History of Sino-Russian relations

Prior to the 17th century China and Russia were on opposite ends of Siberia, which was populated by independent nomads. By about 1640 Russian settlers had traversed most of Siberia and founded settlements in the Amur River basin. From 1652 to 1689, China's armies drove the Russian settlers out, but after 1689, China and Russia made peace and established trade agreements.

Russian Ambassadors in China in the 17th Century. Illustration of Niva (Niva, 19th Century)

By the mid-19th century, China's economy and military lagged far behind the colonial powers. It signed unequal treaties with Western countries and Russia, through which Russia annexed the Amur basin and Vladivostok. The Russian Empire and Western powers exacted many other concessions from China, such as indemnities for anti-Western riots, control over China's tariffs, and extraterritorial agreements including legal immunity for foreigners and foreign businesses.

Meanwhile, Russian culture and society, especially the elite, were westernized. The ruler of Russia officially was no longer called tsar but emperor, an import from Western Europe.[1][2]

Issues that affected only Russia and China were mainly the Russian-Chinese border since Russia, unlike the Western countries, bordered China. Many Chinese people felt humiliated by China's submission to foreign interests, which contributed to widespread hostility towards the emperor of China.

In 1911, public anger led to a revolution, which marked the beginning of the Republic of China. However, China's new regime, known as the Beiyang government, was forced to sign more unequal treaties with Western countries and with Russia.[3][4] In recent years, Russia and China signed a border agreement.[5]

In late 1917, Moscow and Petrograd were taken over by a communist group, the Bolsheviks, during the October Revolution, which caused the Russian Civil War between the Bolshevik Red Army and the anticommunist White forces. China's Beiyang government sided with the Whites and, along with most of the West, sent troops to fight against the Reds. In 1922, the Reds won the civil war and established a new country: the Soviet Union. In 1923, the Soviets provided aid and support to the Kuomintang, a Chinese faction that had been opposed to the Beiyang government. In alliance with the small Chinese Communist Party (CCP),[6] the Kuomintang seized power in 1928, and both countries established diplomatic ties. Sino–Soviet relations remained fractious, and both countries fought two wars for the next ten years. Nevertheless, the Soviets, under Joseph Stalin, helped Chiang Kai-shek's Kuomintang government against Imperial Japan. Stalin told the Communists' leader, Mao Zedong, to co-operate with China's Kuomintang regime, but Mao attacked the Kuomintang anyway. The communists failed to overthrow Chiang's government.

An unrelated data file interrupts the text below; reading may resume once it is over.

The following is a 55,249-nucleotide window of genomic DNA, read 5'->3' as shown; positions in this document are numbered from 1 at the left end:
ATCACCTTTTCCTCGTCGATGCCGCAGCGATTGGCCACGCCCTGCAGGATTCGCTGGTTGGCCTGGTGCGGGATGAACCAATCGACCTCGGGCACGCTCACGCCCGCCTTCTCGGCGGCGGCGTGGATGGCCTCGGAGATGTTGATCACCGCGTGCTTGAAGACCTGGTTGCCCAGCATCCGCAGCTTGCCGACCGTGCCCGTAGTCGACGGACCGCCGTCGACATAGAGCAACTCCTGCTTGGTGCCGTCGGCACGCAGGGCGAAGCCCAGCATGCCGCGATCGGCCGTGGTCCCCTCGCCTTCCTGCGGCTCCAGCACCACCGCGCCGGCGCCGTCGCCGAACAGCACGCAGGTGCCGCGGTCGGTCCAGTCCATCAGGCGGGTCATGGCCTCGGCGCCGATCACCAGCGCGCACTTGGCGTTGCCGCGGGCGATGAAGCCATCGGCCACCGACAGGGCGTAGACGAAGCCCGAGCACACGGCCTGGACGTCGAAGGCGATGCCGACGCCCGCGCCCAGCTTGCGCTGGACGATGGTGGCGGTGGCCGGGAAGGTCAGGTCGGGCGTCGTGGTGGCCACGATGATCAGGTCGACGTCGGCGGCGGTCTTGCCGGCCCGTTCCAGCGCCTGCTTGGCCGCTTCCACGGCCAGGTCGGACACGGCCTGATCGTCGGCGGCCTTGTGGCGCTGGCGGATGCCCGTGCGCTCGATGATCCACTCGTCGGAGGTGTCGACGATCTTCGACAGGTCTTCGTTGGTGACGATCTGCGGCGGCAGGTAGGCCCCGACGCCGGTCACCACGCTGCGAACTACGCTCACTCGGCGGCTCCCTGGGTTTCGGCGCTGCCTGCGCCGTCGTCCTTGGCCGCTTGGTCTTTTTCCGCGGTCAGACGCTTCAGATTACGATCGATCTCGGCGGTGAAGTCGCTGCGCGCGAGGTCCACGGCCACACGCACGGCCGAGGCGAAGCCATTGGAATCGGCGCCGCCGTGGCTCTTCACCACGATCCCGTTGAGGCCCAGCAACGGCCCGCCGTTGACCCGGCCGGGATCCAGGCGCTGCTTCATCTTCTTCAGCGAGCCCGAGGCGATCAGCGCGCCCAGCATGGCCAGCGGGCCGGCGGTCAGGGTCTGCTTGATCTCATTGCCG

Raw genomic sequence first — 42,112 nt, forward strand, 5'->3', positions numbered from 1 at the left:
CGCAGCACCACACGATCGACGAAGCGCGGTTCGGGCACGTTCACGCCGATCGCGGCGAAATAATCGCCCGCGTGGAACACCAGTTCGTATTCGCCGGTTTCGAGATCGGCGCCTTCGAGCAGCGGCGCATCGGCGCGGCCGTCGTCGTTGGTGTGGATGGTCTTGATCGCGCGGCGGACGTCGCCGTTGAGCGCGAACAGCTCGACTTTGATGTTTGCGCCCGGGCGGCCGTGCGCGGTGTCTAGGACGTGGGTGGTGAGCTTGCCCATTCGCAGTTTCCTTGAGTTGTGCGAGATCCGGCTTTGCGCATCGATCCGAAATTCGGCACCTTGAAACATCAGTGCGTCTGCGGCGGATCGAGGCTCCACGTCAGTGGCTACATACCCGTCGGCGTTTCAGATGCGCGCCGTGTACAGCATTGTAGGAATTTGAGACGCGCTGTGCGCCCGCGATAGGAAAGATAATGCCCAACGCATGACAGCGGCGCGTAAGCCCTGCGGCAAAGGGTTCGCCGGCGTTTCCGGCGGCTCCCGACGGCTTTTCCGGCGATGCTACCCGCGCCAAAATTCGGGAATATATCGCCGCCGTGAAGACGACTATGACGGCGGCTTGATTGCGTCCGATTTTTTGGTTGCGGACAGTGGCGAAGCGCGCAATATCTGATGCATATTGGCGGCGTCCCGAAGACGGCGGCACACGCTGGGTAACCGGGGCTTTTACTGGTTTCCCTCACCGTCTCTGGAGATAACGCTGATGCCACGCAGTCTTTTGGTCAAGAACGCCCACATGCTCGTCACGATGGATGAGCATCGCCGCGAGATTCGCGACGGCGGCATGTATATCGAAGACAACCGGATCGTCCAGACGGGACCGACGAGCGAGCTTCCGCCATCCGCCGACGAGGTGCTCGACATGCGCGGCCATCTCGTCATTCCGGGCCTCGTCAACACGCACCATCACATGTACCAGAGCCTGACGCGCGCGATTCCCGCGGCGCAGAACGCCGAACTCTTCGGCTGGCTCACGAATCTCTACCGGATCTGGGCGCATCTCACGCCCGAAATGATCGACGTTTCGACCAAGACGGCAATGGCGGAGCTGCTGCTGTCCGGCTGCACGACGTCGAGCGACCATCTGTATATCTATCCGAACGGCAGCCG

In 1937, the Kuomintang and the communists formed a new alliance to oppose the Japanese invasion of China, but they resumed fighting each other in 1942. After Japan had been defeated in 1945, both Chinese factions signed a truce, but the Chinese Civil War soon erupted again between them.

In 1949, with Soviet support, the communists won the Chinese Civil War and established the People's Republic of China, which made an alliance with the Soviets. Mao became the first leader of Communist China. Mao's most radical supporters, who became known as the "Gang of Four," gradually eliminated most of his rivals throughout his 27 years in power.

Ideological tension between the two countries emerged after Stalin's death in 1953. Nikita Khrushchev denounced Stalin's crimes in 1956, and both regimes started to criticise each other. At first, the criticism was indirect and muted, but in 1961, Mao accused the Soviet leadership of revisionism, and the alliance openly ended. Both countries competed for control over foreign communist states and political movements, and many countries had two rival communist parties that concentrated their fire on each other.

In 1969, a brief border war between the two countries occurred. Khrushchev had been replaced by Leonid Brezhnev in 1964, who abandoned many Soviet reforms criticized by Mao. However, China's anti-Soviet rhetoric intensified under the influence of Mao's closest supporters, the Gang of Four. Mao died in 1976, and the Gang of Four lost power in 1978.

After a period of instability, Deng Xiaoping became the new leader of China. The philosophical difference between both countries lessened somewhat since China's new leadership abandoned anti-revisionism.

China's internal reforms did not bring an immediate end to conflict with the Soviet Union. In 1979, China invaded Vietnam, which was a Soviet ally. China also sent aid to the mujahedin against the Soviet invasion of Afghanistan. In 1982, Brezhnev made a speech offering reconciliation with China, and Deng agreed to restore diplomatic relations.

In 1985, Mikhail Gorbachev became President of the Soviet Union, reduced the Soviet garrisons at the Sino–Soviet border and in Mongolia, resumed trade, and dropped the border issue that had caused open war 16 years earlier. In 1989, he withdrew Soviet support from the communist government of Afghanistan. Rapprochement accelerated after the Soviet Union fell and was replaced by the Russian Federation in 1991.

Sino–Russian relations since 1991 are currently close and cordial. Both countries maintain a strong geopolitical and regional alliance and significant levels of trade.